YOU GO AHEAD and summon your favorite memory of John Unitas: barking signals at the line of scrimmage with that familiar, round-shouldered hunch, dropping back into the pocket in those trademark black high-tops, slinging the ball downfield in a graceful arc to Raymond Berry or Jimmy Orr as the stadium explodes in a sea of noise.
Me, I'll always remember him with a dab of tomato sauce on his chin.
It was the fall of 1981, and I was brand new to Baltimore, the newly hired sports columnist for one of the local fishwraps, The Evening Sun. Earlier in the day, I had just banged out my first column, a thoroughly forgettable dissection of the Mike McCormick-coached Colts that set sportswriting back 200 years.
Now my wife and I were sitting in a pizza joint in Towson. In the midst of stuffing a slice of pepperoni into my big, fat face, I happened to glance over my wife's shoulder. And there he was: my boyhood idol, No. 19, Johnny U., with his family.
"Holy cow!" I hissed to my wife. "That guy behind you? That's Johnny Unitas!"
At this, my wife stifled a yawn, stabbed a fork into her salad and, with the kind of impeccable timing that only the great ones possess, said: "Who's Johnny Unitas?"
When I told Unitas that story years later, he roared. But me, I was sold on Baltimore that chilly autumn evening.
What a great town! I thought as I watched Unitas gently doling out pizza to his kids. Maybe if we go get an ice cream, we'll bump into Brooks Robinson!
Now, John Unitas is gone, as you may have heard. He died the other day at 69. The great heart gave out during an afternoon workout at a physical therapy center. No one needed physical therapy more than the gritty Unitas, who spent 18 years in pro football and felt like he'd been run over by a bus every day after he got out.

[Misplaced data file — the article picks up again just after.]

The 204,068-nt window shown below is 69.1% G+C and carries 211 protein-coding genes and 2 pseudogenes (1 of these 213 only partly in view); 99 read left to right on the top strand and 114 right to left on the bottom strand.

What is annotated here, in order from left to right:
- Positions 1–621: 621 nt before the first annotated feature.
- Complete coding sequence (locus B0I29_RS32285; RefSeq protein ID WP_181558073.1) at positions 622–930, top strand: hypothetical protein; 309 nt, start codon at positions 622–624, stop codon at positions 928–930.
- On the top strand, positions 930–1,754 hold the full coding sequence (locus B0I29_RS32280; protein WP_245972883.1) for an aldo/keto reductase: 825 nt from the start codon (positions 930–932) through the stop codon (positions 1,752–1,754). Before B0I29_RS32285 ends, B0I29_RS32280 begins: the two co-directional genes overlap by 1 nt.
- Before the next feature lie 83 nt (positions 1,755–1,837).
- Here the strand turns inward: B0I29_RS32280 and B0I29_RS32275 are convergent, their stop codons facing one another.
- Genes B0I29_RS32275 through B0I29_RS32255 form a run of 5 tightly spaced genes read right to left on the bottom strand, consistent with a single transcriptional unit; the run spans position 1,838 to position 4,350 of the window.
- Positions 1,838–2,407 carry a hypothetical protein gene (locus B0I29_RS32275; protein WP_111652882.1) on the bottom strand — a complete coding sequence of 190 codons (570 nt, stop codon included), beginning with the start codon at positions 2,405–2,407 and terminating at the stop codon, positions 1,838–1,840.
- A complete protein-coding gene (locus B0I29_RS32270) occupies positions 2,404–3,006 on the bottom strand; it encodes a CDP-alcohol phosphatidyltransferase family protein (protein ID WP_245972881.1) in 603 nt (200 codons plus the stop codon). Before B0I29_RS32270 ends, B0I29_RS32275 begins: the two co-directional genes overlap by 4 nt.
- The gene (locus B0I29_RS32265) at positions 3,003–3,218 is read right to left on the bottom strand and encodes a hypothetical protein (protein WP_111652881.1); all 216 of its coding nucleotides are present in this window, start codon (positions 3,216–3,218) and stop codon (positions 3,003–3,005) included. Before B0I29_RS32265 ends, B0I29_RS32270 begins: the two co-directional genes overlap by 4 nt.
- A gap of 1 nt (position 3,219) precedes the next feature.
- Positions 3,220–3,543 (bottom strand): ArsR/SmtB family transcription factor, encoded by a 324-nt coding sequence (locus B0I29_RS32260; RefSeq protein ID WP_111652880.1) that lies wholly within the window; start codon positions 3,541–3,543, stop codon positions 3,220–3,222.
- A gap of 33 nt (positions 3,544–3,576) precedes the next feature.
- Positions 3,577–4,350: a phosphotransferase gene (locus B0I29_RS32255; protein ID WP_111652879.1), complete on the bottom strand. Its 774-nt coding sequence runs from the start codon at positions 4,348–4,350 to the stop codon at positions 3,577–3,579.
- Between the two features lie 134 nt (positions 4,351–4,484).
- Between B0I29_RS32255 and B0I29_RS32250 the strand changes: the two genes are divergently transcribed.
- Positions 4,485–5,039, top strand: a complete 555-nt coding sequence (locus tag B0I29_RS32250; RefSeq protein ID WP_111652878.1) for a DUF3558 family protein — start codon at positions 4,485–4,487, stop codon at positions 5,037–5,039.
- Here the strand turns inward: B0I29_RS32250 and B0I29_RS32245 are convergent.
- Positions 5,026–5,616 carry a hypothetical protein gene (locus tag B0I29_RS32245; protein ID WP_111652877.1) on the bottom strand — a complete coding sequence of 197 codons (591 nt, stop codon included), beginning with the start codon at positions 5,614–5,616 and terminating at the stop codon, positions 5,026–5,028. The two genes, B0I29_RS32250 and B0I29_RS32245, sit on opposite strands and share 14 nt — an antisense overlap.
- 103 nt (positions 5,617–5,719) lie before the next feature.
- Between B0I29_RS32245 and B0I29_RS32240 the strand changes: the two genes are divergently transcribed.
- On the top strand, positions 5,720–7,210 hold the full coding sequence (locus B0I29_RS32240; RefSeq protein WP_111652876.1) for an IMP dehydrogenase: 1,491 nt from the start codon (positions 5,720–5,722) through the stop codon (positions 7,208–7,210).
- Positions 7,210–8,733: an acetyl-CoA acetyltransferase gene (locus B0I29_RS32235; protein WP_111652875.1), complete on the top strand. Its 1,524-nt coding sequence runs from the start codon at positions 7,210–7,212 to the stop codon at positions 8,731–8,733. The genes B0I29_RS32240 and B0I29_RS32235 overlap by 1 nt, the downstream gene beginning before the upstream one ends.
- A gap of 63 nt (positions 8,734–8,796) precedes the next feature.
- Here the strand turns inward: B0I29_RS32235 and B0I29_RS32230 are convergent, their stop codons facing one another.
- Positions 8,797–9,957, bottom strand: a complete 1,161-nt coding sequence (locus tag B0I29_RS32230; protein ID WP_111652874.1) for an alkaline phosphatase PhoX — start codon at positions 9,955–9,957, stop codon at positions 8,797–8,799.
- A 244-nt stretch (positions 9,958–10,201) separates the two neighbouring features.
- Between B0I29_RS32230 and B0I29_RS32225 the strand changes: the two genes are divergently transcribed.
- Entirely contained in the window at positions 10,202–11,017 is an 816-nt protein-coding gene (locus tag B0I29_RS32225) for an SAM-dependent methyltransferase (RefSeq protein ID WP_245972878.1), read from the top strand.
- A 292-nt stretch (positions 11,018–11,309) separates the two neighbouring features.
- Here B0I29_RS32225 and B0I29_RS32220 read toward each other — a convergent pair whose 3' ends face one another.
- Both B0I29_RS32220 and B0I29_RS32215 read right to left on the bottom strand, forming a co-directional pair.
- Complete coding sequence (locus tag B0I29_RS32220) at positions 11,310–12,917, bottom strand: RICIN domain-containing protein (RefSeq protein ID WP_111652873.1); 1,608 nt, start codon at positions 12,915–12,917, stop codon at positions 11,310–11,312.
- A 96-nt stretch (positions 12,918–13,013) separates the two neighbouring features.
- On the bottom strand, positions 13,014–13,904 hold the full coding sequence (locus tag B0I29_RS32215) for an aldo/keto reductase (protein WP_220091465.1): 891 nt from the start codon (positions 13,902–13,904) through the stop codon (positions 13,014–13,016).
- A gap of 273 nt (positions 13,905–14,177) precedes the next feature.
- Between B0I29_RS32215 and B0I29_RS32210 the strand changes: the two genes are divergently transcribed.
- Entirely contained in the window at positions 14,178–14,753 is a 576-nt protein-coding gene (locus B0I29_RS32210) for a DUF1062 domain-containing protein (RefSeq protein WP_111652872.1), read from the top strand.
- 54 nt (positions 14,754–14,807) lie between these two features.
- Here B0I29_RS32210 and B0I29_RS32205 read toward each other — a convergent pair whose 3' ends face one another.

In this town, of course, he was a legend. He led the Colts to those championships and set all sorts of passing records, including 47 consecutive games in which he threw for a touchdown pass, which is phenomenal.
So, OK, count me as one of those who says he was the greatest quarterback of all time. But what I'll always remember about Unitas is what a great person he was, as down-to-earth as any pro athlete I've ever met.
A few years ago, I called him up and invited him to lunch. I was doing a story on this town's new NFL team, which had been the Cleveland Browns before owner Art Modell stuck a dagger into the belly of that city and moved the team to Baltimore.
I wanted to know what Unitas thought of some of the nicknames being proposed for the new team, Bombers, Railers,-man, they were throwing some ugly names around.
So we met at McCafferty's in Mount Washington, where Unitas ordered a Jack Daniels and Coke and made faces at every proposed name I threw at him. When I said Ravens, I thought he was going to spit the drink halfway across the room.
That out of the way, Unitas spent the next three hours tweaking his legendary status, his image as some kind of god of Baltimore's blue-collar, marble-stoop set.
When I told him about my wife's reaction that day in the pizza joint, he told me a funny story about something that happened to him at BWI airport a few years earlier.
With time to kill before his flight, he bought a newspaper and wandered into one of the lounges to grab a beer. As he walked in, a voice next to him cried: "Brooks!" Unitas ignored the voice at first. But it persisted: "Brooks! Brooks!" And when Unitas looked up, sure enough, this guy was smiling and waving at him.